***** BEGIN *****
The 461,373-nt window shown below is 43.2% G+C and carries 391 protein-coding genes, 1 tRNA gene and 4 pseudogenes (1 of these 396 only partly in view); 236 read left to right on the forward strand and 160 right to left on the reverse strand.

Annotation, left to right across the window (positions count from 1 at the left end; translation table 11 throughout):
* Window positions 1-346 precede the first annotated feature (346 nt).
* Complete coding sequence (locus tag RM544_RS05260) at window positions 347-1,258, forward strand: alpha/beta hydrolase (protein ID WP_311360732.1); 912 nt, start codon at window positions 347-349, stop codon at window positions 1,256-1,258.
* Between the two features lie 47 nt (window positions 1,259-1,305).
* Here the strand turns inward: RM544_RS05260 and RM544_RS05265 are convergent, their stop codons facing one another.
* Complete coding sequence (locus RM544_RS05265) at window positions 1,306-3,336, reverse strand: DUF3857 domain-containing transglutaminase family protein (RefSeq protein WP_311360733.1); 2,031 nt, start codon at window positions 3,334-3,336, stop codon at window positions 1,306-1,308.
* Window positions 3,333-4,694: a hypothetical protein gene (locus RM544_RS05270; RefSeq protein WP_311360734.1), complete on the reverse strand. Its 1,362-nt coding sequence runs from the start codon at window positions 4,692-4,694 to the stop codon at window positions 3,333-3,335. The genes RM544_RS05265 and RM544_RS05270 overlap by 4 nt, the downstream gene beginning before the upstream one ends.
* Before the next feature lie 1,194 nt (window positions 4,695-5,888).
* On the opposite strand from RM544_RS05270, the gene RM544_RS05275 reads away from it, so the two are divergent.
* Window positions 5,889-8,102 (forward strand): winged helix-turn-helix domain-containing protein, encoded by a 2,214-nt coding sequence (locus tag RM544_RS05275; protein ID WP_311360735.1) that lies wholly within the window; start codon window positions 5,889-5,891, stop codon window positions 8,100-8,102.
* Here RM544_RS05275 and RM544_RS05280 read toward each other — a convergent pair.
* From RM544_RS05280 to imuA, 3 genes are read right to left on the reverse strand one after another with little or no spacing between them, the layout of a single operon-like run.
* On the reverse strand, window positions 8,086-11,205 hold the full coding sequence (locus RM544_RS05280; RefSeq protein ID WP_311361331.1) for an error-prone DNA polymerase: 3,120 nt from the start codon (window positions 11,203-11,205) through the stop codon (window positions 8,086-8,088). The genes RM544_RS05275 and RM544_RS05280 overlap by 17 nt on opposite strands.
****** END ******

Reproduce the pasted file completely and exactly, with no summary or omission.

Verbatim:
The 461,373-nt window shown below is 43.2% G+C and carries 391 protein-coding genes, 1 tRNA gene and 4 pseudogenes (1 of these 396 only partly in view); 236 read left to right on the forward strand and 160 right to left on the reverse strand.

Annotation, left to right across the window (positions count from 1 at the left end; translation table 11 throughout):
* Window positions 1-346 precede the first annotated feature (346 nt).
* Complete coding sequence (locus tag RM544_RS05260) at window positions 347-1,258, forward strand: alpha/beta hydrolase (protein ID WP_311360732.1); 912 nt, start codon at window positions 347-349, stop codon at window positions 1,256-1,258.
* Between the two features lie 47 nt (window positions 1,259-1,305).
* Here the strand turns inward: RM544_RS05260 and RM544_RS05265 are convergent, their stop codons facing one another.
* Complete coding sequence (locus RM544_RS05265) at window positions 1,306-3,336, reverse strand: DUF3857 domain-containing transglutaminase family protein (RefSeq protein WP_311360733.1); 2,031 nt, start codon at window positions 3,334-3,336, stop codon at window positions 1,306-1,308.
* Window positions 3,333-4,694: a hypothetical protein gene (locus RM544_RS05270; RefSeq protein WP_311360734.1), complete on the reverse strand. Its 1,362-nt coding sequence runs from the start codon at window positions 4,692-4,694 to the stop codon at window positions 3,333-3,335. The genes RM544_RS05265 and RM544_RS05270 overlap by 4 nt, the downstream gene beginning before the upstream one ends.
* Before the next feature lie 1,194 nt (window positions 4,695-5,888).
* On the opposite strand from RM544_RS05270, the gene RM544_RS05275 reads away from it, so the two are divergent.
* Window positions 5,889-8,102 (forward strand): winged helix-turn-helix domain-containing protein, encoded by a 2,214-nt coding sequence (locus tag RM544_RS05275; protein ID WP_311360735.1) that lies wholly within the window; start codon window positions 5,889-5,891, stop codon window positions 8,100-8,102.
* Here RM544_RS05275 and RM544_RS05280 read toward each other — a convergent pair.
* From RM544_RS05280 to imuA, 3 genes are read right to left on the reverse strand one after another with little or no spacing between them, the layout of a single operon-like run.
* On the reverse strand, window positions 8,086-11,205 hold the full coding sequence (locus RM544_RS05280; RefSeq protein ID WP_311361331.1) for an error-prone DNA polymerase: 3,120 nt from the start codon (window positions 11,203-11,205) through the stop codon (window positions 8,086-8,088). The genes RM544_RS05275 and RM544_RS05280 overlap by 17 nt on opposite strands.